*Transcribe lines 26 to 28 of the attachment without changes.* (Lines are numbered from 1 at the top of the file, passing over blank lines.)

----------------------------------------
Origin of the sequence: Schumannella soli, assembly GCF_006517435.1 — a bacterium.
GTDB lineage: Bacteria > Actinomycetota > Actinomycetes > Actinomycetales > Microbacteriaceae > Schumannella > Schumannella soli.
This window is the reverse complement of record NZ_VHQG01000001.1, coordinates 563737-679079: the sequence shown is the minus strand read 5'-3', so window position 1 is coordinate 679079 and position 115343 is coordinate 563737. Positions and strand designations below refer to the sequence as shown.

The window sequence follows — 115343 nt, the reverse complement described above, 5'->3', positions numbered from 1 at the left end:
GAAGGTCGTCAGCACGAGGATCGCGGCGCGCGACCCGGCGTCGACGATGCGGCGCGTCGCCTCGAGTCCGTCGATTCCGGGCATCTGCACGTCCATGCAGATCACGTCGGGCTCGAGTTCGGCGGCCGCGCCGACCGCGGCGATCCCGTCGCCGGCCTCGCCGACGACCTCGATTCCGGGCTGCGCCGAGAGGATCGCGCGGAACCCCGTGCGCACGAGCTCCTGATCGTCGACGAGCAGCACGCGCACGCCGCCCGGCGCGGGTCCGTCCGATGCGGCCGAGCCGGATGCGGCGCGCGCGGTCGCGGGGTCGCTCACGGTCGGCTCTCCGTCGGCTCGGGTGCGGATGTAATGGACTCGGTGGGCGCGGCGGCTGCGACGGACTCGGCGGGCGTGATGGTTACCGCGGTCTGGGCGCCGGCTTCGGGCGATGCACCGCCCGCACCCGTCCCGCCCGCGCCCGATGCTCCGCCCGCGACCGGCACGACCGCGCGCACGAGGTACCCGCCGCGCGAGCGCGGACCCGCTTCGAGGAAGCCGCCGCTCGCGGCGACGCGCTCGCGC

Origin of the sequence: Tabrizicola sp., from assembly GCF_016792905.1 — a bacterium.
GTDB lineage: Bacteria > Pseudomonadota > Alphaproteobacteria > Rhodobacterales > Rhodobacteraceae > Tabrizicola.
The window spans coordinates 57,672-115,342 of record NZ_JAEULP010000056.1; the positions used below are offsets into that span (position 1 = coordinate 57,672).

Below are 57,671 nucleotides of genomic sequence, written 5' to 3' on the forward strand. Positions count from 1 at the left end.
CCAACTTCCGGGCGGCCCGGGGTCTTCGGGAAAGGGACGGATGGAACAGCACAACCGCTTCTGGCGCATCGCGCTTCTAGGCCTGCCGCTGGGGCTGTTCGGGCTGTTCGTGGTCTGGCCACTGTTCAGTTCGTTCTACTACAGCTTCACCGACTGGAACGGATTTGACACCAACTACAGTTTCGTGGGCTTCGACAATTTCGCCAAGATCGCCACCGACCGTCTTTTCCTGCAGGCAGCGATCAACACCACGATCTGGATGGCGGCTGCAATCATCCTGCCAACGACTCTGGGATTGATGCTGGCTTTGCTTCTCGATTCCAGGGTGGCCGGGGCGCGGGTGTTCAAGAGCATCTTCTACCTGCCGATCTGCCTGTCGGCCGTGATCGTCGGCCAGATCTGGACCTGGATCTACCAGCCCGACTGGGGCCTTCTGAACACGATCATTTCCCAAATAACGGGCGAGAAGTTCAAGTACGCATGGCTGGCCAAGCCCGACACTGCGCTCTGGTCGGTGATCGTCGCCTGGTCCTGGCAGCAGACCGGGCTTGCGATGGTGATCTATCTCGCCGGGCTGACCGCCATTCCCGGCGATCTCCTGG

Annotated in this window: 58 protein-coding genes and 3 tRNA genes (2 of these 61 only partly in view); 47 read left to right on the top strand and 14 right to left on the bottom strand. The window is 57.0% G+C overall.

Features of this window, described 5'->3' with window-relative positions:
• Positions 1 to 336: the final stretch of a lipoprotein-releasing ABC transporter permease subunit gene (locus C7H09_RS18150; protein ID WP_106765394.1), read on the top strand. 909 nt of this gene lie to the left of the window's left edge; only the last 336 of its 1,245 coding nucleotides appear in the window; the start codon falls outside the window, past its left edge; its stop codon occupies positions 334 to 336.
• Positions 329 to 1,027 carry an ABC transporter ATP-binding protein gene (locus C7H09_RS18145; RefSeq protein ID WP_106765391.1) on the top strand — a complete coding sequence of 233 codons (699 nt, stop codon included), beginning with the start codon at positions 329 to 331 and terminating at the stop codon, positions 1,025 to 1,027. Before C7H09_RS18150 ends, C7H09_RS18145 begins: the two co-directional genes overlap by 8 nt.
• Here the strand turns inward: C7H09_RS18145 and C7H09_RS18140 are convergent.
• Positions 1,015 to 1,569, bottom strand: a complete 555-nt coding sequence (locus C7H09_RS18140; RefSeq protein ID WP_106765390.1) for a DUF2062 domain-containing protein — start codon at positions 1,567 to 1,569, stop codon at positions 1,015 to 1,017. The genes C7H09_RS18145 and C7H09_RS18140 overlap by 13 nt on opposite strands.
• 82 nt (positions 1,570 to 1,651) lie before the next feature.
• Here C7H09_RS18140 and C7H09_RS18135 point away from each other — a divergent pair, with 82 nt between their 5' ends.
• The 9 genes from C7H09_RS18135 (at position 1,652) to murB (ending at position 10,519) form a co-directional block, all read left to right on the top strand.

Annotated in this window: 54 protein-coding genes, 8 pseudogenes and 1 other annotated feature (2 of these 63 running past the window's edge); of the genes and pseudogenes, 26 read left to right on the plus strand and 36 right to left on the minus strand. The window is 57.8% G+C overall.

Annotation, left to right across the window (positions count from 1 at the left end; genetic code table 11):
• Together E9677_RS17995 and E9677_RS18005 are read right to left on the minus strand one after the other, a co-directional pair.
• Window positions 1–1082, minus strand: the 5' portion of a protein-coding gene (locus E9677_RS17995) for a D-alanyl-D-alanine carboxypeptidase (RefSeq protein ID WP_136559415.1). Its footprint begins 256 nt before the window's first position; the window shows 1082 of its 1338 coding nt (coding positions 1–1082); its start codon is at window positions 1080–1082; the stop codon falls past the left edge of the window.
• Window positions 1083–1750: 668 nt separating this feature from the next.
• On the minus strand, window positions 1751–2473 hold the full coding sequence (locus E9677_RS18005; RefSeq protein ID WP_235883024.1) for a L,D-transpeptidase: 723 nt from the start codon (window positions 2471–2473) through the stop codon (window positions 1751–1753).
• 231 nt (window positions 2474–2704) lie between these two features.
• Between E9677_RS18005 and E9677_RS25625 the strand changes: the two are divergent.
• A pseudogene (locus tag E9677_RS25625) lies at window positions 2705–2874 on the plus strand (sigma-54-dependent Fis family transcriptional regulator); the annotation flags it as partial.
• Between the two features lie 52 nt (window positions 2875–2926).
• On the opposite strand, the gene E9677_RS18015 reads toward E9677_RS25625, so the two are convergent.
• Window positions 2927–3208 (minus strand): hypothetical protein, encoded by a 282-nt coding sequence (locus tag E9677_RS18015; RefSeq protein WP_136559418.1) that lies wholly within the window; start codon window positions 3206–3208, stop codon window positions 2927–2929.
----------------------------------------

• 231 nt (window positions 2474–2704) lie between these two features.
• Between E9677_RS18005 and E9677_RS25625 the strand changes: the two are divergent.
• A pseudogene (locus tag E9677_RS25625) lies at window positions 2705–2874 on the plus strand (sigma-54-dependent Fis family transcriptional regulator); the annotation flags it as partial.